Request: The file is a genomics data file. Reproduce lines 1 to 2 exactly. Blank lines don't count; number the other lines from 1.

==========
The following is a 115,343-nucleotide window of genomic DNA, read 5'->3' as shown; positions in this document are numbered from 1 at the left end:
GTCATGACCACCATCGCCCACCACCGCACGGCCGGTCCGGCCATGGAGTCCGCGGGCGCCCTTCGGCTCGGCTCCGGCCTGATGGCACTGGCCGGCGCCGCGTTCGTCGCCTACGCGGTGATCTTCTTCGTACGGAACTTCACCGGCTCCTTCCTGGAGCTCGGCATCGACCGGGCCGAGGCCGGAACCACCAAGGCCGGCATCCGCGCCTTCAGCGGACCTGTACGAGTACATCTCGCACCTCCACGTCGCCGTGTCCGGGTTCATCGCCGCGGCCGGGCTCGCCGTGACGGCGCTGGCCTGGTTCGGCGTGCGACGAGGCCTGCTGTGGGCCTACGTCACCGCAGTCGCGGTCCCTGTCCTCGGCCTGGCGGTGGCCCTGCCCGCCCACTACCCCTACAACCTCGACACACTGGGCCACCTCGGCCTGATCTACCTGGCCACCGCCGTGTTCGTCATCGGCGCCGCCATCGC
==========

The following is a 115,343-nucleotide window of genomic DNA, read 5'->3' as shown; positions in this document are numbered from 1 at the left end:
GTCATGACCACCATCGCCCACCACCGCACGGCCGGTCCGGCCATGGAGTCCGCGGGCGCCCTTCGGCTCGGCTCCGGCCTGATGGCACTGGCCGGCGCCGCGTTCGTCGCCTACGCGGTGATCTTCTTCGTACGGAACTTCACCGGCTCCTTCCTGGAGCTCGGCATCGACCGGGCCGAGGCCGGAACCACCAAGGCCGGCATCCGCGCCTTCAGCGGACCTGTACGAGTACATCTCGCACCTCCACGTCGCCGTGTCCGGGTTCATCGCCGCGGCCGGGCTCGCCGTGACGGCGCTGGCCTGGTTCGGCGTGCGACGAGGCCTGCTGTGGGCCTACGTCACCGCAGTCGCGGTCCCTGTCCTCGGCCTGGCGGTGGCCCTGCCCGCCCACTACCCCTACAACCTCGACACACTGGGCCACCTCGGCCTGATCTACCTGGCCACCGCCGTGTTCGTCATCGGCGCCGCCATCGC